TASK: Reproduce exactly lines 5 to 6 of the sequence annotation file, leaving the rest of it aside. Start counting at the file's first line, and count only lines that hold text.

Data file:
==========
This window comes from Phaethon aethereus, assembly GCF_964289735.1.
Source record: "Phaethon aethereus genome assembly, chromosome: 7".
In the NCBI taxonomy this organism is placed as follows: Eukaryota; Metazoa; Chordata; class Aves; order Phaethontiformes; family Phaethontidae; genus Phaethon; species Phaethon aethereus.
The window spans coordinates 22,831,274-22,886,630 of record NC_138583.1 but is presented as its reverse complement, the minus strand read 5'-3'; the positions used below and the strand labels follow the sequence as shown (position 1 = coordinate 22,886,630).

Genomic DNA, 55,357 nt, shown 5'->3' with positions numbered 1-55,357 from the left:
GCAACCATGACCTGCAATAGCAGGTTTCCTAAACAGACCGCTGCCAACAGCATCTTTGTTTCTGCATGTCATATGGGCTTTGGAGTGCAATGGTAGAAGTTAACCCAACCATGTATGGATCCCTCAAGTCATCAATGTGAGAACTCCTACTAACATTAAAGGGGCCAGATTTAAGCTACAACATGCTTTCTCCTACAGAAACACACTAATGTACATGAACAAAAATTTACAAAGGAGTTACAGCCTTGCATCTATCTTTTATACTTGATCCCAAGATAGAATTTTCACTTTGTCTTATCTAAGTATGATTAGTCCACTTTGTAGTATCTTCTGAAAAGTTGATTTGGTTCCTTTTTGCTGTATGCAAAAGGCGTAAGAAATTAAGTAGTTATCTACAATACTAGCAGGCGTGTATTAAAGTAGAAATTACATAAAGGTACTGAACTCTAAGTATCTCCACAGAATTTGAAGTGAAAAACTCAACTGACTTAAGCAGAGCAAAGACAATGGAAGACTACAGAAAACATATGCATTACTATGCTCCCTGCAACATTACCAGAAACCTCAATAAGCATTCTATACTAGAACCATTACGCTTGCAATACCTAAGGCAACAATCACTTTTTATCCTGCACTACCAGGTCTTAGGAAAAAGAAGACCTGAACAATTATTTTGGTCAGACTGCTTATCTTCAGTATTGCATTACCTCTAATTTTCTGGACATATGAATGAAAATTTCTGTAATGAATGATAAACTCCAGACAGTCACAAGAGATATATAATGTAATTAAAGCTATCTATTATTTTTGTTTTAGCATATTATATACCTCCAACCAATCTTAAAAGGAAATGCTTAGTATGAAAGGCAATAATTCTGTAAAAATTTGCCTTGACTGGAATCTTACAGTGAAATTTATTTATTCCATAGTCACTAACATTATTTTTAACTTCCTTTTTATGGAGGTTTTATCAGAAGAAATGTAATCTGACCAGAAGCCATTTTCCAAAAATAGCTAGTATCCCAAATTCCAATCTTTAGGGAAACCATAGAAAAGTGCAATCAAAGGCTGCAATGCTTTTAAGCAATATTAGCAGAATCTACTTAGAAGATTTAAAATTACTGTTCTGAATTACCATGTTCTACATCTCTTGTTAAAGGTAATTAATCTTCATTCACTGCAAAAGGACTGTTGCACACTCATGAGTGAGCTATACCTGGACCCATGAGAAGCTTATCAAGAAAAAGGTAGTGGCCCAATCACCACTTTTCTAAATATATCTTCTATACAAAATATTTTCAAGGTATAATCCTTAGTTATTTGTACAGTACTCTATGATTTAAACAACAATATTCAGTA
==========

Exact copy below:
Genomic DNA, 55,357 nt, shown 5'->3' with positions numbered 1-55,357 from the left:
GCAACCATGACCTGCAATAGCAGGTTTCCTAAACAGACCGCTGCCAACAGCATCTTTGTTTCTGCATGTCATATGGGCTTTGGAGTGCAATGGTAGAAGTTAACCCAACCATGTATGGATCCCTCAAGTCATCAATGTGAGAACTCCTACTAACATTAAAGGGGCCAGATTTAAGCTACAACATGCTTTCTCCTACAGAAACACACTAATGTACATGAACAAAAATTTACAAAGGAGTTACAGCCTTGCATCTATCTTTTATACTTGATCCCAAGATAGAATTTTCACTTTGTCTTATCTAAGTATGATTAGTCCACTTTGTAGTATCTTCTGAAAAGTTGATTTGGTTCCTTTTTGCTGTATGCAAAAGGCGTAAGAAATTAAGTAGTTATCTACAATACTAGCAGGCGTGTATTAAAGTAGAAATTACATAAAGGTACTGAACTCTAAGTATCTCCACAGAATTTGAAGTGAAAAACTCAACTGACTTAAGCAGAGCAAAGACAATGGAAGACTACAGAAAACATATGCATTACTATGCTCCCTGCAACATTACCAGAAACCTCAATAAGCATTCTATACTAGAACCATTACGCTTGCAATACCTAAGGCAACAATCACTTTTTATCCTGCACTACCAGGTCTTAGGAAAAAGAAGACCTGAACAATTATTTTGGTCAGACTGCTTATCTTCAGTATTGCATTACCTCTAATTTTCTGGACATATGAATGAAAATTTCTGTAATGAATGATAAACTCCAGACAGTCACAAGAGATATATAATGTAATTAAAGCTATCTATTATTTTTGTTTTAGCATATTATATACCTCCAACCAATCTTAAAAGGAAATGCTTAGTATGAAAGGCAATAATTCTGTAAAAATTTGCCTTGACTGGAATCTTACAGTGAAATTTATTTATTCCATAGTCACTAACATTATTTTTAACTTCCTTTTTATGGAGGTTTTATCAGAAGAAATGTAATCTGACCAGAAGCCATTTTCCAAAAATAGCTAGTATCCCAAATTCCAATCTTTAGGGAAACCATAGAAAAGTGCAATCAAAGGCTGCAATGCTTTTAAGCAATATTAGCAGAATCTACTTAGAAGATTTAAAATTACTGTTCTGAATTACCATGTTCTACATCTCTTGTTAAAGGTAATTAATCTTCATTCACTGCAAAAGGACTGTTGCACACTCATGAGTGAGCTATACCTGGACCCATGAGAAGCTTATCAAGAAAAAGGTAGTGGCCCAATCACCACTTTTCTAAATATATCTTCTATACAAAATATTTTCAAGGTATAATCCTTAGTTATTTGTACAGTACTCTATGATTTAAACAACAATATTCAGTA